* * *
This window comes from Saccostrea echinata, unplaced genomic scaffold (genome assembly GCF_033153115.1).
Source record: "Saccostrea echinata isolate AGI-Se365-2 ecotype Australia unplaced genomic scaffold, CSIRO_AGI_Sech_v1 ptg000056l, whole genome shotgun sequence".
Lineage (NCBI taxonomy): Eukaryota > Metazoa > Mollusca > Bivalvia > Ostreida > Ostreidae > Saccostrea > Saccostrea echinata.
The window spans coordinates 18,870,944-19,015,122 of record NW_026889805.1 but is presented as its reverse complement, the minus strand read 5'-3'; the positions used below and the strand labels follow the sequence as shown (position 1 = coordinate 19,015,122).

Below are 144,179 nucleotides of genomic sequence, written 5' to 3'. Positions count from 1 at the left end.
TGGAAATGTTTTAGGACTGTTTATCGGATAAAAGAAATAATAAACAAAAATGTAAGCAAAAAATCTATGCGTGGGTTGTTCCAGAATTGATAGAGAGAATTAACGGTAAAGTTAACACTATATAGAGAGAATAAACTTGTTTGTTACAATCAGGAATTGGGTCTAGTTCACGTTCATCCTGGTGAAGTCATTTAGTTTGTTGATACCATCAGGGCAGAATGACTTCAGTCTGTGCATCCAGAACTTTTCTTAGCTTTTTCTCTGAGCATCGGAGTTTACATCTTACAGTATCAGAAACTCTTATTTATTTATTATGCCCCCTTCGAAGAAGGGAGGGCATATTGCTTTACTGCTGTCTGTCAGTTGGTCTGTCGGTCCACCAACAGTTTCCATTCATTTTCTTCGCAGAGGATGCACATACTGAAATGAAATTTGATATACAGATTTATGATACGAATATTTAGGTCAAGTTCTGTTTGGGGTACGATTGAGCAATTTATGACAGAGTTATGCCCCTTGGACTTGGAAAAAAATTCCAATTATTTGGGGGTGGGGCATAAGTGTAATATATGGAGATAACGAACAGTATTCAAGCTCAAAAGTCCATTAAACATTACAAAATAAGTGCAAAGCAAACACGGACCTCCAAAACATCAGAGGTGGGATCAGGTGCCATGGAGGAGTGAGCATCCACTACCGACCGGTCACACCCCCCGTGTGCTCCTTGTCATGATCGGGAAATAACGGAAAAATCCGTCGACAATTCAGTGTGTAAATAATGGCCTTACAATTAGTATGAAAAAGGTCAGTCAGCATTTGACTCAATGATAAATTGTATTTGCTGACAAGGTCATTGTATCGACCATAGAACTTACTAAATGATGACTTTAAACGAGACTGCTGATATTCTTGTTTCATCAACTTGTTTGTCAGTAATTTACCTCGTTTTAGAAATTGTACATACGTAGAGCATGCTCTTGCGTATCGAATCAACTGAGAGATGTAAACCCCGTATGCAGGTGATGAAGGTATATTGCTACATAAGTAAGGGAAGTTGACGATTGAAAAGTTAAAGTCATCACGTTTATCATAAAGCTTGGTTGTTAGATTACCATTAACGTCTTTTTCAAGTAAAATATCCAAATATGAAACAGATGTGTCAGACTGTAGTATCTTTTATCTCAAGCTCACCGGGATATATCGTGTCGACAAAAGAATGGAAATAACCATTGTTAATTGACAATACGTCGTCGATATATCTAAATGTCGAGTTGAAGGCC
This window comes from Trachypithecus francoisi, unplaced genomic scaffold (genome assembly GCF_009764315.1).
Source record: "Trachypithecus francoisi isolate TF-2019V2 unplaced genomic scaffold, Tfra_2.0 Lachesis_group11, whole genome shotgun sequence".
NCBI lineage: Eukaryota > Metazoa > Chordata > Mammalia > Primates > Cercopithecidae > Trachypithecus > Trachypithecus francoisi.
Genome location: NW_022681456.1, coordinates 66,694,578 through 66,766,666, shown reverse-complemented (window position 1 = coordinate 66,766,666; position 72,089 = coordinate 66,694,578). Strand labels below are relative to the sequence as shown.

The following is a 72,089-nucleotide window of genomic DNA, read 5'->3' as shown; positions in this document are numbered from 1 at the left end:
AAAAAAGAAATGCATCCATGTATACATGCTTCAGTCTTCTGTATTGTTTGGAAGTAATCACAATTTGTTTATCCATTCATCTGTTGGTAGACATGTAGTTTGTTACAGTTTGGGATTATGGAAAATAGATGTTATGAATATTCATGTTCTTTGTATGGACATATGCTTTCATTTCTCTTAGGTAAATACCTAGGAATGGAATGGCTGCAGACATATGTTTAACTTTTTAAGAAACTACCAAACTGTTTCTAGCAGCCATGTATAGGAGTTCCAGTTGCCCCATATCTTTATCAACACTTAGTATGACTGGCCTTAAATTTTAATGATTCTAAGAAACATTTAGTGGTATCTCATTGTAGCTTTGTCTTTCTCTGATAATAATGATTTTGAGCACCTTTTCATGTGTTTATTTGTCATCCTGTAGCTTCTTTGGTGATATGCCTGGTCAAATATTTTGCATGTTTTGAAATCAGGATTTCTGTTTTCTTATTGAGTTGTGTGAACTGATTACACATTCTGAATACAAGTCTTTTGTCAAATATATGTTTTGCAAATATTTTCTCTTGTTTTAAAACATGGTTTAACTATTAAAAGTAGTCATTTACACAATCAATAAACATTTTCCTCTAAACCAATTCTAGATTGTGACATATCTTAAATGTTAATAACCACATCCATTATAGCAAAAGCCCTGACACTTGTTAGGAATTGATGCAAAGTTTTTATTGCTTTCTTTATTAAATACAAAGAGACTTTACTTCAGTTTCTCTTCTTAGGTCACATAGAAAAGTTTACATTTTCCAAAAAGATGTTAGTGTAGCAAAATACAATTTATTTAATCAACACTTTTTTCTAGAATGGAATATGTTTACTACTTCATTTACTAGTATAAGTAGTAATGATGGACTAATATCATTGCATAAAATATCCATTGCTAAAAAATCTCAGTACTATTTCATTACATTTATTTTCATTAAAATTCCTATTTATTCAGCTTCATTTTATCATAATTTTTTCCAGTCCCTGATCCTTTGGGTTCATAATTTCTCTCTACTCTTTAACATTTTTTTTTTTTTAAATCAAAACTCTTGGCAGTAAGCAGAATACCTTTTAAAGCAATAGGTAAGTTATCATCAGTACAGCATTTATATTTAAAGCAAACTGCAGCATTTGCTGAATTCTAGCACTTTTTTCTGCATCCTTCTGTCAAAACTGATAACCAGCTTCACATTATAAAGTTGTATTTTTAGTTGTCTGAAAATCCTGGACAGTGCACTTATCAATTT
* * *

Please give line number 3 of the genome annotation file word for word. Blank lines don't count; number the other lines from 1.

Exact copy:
Lineage (NCBI taxonomy): Eukaryota > Metazoa > Mollusca > Bivalvia > Ostreida > Ostreidae > Saccostrea > Saccostrea echinata.